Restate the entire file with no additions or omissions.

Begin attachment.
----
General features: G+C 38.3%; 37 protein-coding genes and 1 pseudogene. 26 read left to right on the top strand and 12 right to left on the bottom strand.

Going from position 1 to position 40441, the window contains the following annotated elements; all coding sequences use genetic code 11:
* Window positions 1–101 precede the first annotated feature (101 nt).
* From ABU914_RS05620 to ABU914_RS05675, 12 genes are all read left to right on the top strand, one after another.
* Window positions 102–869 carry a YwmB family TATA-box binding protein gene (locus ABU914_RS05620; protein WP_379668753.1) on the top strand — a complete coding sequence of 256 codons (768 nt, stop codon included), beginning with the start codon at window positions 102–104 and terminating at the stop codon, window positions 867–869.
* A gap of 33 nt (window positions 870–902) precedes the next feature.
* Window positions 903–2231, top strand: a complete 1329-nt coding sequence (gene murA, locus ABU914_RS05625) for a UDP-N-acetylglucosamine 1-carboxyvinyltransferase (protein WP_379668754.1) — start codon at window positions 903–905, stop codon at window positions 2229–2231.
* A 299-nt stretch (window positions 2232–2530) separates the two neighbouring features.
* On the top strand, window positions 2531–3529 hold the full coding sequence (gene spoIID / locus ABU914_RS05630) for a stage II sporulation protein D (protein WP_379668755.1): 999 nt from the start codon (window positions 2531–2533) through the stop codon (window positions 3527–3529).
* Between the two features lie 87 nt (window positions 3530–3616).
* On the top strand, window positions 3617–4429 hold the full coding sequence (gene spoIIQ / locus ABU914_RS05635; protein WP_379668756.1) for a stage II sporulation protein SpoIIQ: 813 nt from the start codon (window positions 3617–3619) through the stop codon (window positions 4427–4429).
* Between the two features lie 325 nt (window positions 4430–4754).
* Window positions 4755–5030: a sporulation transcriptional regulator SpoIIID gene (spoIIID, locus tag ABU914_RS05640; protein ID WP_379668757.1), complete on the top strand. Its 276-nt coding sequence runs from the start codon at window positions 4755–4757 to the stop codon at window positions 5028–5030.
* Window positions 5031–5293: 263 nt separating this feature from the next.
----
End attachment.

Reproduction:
General features: G+C 38.3%; 37 protein-coding genes and 1 pseudogene. 26 read left to right on the top strand and 12 right to left on the bottom strand.

Going from position 1 to position 40441, the window contains the following annotated elements; all coding sequences use genetic code 11:
* Window positions 1–101 precede the first annotated feature (101 nt).
* From ABU914_RS05620 to ABU914_RS05675, 12 genes are all read left to right on the top strand, one after another.
* Window positions 102–869 carry a YwmB family TATA-box binding protein gene (locus ABU914_RS05620; protein WP_379668753.1) on the top strand — a complete coding sequence of 256 codons (768 nt, stop codon included), beginning with the start codon at window positions 102–104 and terminating at the stop codon, window positions 867–869.
* A gap of 33 nt (window positions 870–902) precedes the next feature.
* Window positions 903–2231, top strand: a complete 1329-nt coding sequence (gene murA, locus ABU914_RS05625) for a UDP-N-acetylglucosamine 1-carboxyvinyltransferase (protein WP_379668754.1) — start codon at window positions 903–905, stop codon at window positions 2229–2231.
* A 299-nt stretch (window positions 2232–2530) separates the two neighbouring features.
* On the top strand, window positions 2531–3529 hold the full coding sequence (gene spoIID / locus ABU914_RS05630) for a stage II sporulation protein D (protein WP_379668755.1): 999 nt from the start codon (window positions 2531–2533) through the stop codon (window positions 3527–3529).
* Between the two features lie 87 nt (window positions 3530–3616).
* On the top strand, window positions 3617–4429 hold the full coding sequence (gene spoIIQ / locus ABU914_RS05635; protein WP_379668756.1) for a stage II sporulation protein SpoIIQ: 813 nt from the start codon (window positions 3617–3619) through the stop codon (window positions 4427–4429).
* Between the two features lie 325 nt (window positions 4430–4754).
* Window positions 4755–5030: a sporulation transcriptional regulator SpoIIID gene (spoIIID, locus tag ABU914_RS05640; protein ID WP_379668757.1), complete on the top strand. Its 276-nt coding sequence runs from the start codon at window positions 4755–4757 to the stop codon at window positions 5028–5030.
* Window positions 5031–5293: 263 nt separating this feature from the next.